But it’s hard to watch M., mostly because, like baseball, there are lots of little details about how to play kickball that she doesn’t understand. I feel like I can help her with these elements of the game, but I don’t want to overwhelm her with.

Example: once she was on second, with a runner behind her on first, with two outs, and a kick went to the outfield. She stood on second and watched instead of taking off for third immediately. The runner from first nearly caught her and they had to settle for staying on third and second, rather than possibly both scoring. She’s trying to be careful and make sure the ball isn’t caught, but doesn’t yet get the idea of “Two outs, run on anything,” or that there is someone behind her hauling ass and she needs to haul ass, too, to avoid getting stacked up at a base.

Because of her lack of leg muscle, we’ve advised her to always kick it towards third on the ground, as few third basemen can field it and make an accurate throw to first to get her. She smartly countered with, “What if there’s a runner on third? Can’t they just tag her, then?” Sometimes it’s hard to remember that all the baseball nuances I’ve picked up have come over 35 years or so of watching the game. When I was first playing t-ball at age seven, or even when I was nine and playing baseball, I’m sure I didn’t have all the situational strategies mastered.

Oh, and it’s hard to watch because the games are kind of sloppy, last forever (Nearly 90 minutes last night), you’re never sure of the score, and you want your daughter’s team to win.

But she, and the team, are getting better, and I think she’s having fun. After the game I told her that her kick in the seventh was the most important of the game because that kept the inning alive and they scored seven instead of just one run. And then we told her she did a great job fielding and limiting the other team. She kind of blew us off, as kids will do. But when her coach came over and told her she did the best of all the outfielders, she absolutely beamed. Those little moments are the ones that we sign the kids up for sports for.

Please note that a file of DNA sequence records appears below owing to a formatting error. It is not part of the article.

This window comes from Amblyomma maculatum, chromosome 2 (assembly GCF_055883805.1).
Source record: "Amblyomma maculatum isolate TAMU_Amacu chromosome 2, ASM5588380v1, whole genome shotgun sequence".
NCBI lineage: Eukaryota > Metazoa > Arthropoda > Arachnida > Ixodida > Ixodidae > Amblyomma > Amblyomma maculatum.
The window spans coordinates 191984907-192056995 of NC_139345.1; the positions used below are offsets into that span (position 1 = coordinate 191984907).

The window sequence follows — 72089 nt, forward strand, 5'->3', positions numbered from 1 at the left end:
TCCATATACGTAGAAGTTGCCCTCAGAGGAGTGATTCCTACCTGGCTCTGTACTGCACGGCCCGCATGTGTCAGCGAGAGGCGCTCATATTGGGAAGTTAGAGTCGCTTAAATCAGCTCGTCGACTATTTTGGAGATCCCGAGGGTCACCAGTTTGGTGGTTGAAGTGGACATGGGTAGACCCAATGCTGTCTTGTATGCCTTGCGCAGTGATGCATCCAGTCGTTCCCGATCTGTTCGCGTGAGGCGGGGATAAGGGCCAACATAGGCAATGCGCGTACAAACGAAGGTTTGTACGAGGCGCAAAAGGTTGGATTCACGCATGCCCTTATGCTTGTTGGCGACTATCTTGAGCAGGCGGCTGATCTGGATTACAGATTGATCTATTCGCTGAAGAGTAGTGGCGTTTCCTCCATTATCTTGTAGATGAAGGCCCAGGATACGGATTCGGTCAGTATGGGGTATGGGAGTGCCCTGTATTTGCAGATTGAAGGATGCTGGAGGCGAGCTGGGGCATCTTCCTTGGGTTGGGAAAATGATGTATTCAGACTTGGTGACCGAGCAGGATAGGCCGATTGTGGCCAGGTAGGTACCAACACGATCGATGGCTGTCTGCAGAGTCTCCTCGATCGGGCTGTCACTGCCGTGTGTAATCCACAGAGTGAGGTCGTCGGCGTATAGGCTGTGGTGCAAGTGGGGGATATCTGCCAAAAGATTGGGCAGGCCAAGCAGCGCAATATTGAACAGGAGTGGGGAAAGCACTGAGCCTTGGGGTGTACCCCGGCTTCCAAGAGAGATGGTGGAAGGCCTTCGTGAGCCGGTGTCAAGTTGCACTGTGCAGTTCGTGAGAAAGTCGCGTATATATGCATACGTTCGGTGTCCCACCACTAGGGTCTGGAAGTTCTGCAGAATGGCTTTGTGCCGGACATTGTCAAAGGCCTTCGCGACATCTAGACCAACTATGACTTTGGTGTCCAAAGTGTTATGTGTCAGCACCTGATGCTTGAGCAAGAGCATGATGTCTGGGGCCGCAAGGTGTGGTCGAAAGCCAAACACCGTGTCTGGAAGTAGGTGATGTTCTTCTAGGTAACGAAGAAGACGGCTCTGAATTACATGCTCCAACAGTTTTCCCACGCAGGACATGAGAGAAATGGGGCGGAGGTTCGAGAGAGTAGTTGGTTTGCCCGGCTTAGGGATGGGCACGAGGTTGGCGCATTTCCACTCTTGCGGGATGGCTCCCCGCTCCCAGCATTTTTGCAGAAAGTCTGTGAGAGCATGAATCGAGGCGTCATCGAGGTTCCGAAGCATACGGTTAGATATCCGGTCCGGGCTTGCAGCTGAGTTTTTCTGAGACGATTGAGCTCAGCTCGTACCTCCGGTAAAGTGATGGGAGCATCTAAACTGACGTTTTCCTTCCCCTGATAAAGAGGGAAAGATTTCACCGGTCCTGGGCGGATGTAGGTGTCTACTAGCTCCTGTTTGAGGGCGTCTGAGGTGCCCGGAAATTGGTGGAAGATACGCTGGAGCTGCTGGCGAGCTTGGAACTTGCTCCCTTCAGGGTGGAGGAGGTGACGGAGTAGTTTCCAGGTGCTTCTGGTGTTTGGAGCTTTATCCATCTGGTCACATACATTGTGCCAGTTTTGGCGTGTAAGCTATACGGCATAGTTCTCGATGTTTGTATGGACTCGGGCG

They go for their second-straight win Thursday night.

Actually it wasn’t emotional at all. I’m trying to build drama here, though. ↩
Two infielders stand on either side of the pitcher. These girls have to be tough because they often get blasted by the girls who can put some muscle into the ball. ↩

Joys Of Parenting -or- Serenity Now

Way, way back I wrote, rather brilliantly I think, that being the parent of a two-year-old is a constant reminder that you are an utter failure. Those little beasts are just constantly challenging you, and often by the end of the day, you’re at your wits’ ends and barely clinging to your sanity.

The bad thing is those trying moments never really go away, they just come from different angles and although not the constant barrage of toddler-dom, are sometimes even more stressful as your kids get older.

This past weekend should have been fantastic. The weather was gorgeous both days. We had our family Easter celebration scheduled for Sunday. The swim team the girls will be joining in five weeks had an informational meeting later Sunday to get the season kicked off. We got lots of things done around the house.